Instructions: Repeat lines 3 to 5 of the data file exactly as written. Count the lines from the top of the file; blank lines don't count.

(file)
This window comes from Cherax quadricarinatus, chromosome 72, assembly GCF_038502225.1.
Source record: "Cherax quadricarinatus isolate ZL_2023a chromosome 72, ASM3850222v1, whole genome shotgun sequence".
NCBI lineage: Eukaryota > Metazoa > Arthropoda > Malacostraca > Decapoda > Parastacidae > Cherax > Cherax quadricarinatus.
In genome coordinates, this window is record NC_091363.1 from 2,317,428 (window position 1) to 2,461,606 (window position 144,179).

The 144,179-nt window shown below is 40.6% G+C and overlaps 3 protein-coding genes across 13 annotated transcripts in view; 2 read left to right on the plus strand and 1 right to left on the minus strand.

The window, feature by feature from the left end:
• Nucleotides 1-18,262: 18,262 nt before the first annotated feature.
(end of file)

NCBI lineage: Eukaryota > Metazoa > Arthropoda > Malacostraca > Decapoda > Parastacidae > Cherax > Cherax quadricarinatus.
In genome coordinates, this window is record NC_091363.1 from 2,317,428 (window position 1) to 2,461,606 (window position 144,179).

The 144,179-nt window shown below is 40.6% G+C and overlaps 3 protein-coding genes across 13 annotated transcripts in view; 2 read left to right on the plus strand and 1 right to left on the minus strand.